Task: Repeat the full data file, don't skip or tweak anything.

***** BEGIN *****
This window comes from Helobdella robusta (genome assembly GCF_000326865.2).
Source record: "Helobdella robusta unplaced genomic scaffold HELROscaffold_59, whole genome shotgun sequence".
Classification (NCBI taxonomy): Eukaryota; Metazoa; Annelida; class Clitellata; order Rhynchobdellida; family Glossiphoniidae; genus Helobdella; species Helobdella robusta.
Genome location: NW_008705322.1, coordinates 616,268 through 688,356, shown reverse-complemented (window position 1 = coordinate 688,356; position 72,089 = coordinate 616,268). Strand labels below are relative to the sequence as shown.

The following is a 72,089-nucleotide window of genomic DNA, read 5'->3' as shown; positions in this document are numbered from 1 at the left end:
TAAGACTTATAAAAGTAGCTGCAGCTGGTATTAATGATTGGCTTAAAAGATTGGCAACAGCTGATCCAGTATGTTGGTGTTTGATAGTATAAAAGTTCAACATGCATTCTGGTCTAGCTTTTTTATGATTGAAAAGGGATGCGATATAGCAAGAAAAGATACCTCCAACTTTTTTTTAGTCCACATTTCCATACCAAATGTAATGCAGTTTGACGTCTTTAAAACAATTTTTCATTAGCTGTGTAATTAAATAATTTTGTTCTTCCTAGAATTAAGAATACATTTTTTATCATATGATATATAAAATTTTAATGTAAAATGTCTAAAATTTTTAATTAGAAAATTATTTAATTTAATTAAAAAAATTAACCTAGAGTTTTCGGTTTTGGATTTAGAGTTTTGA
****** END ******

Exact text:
This window comes from Helobdella robusta (genome assembly GCF_000326865.2).
Source record: "Helobdella robusta unplaced genomic scaffold HELROscaffold_59, whole genome shotgun sequence".
Classification (NCBI taxonomy): Eukaryota; Metazoa; Annelida; class Clitellata; order Rhynchobdellida; family Glossiphoniidae; genus Helobdella; species Helobdella robusta.
Genome location: NW_008705322.1, coordinates 616,268 through 688,356, shown reverse-complemented (window position 1 = coordinate 688,356; position 72,089 = coordinate 616,268). Strand labels below are relative to the sequence as shown.

The following is a 72,089-nucleotide window of genomic DNA, read 5'->3' as shown; positions in this document are numbered from 1 at the left end:
TAAGACTTATAAAAGTAGCTGCAGCTGGTATTAATGATTGGCTTAAAAGATTGGCAACAGCTGATCCAGTATGTTGGTGTTTGATAGTATAAAAGTTCAACATGCATTCTGGTCTAGCTTTTTTATGATTGAAAAGGGATGCGATATAGCAAGAAAAGATACCTCCAACTTTTTTTTAGTCCACATTTCCATACCAAATGTAATGCAGTTTGACGTCTTTAAAACAATTTTTCATTAGCTGTGTAATTAAATAATTTTGTTCTTCCTAGAATTAAGAATACATTTTTTATCATATGATATATAAAATTTTAATGTAAAATGTCTAAAATTTTTAATTAGAAAATTATTTAATTTAATTAAAAAAATTAACCTAGAGTTTTCGGTTTTGGATTTAGAGTTTTGA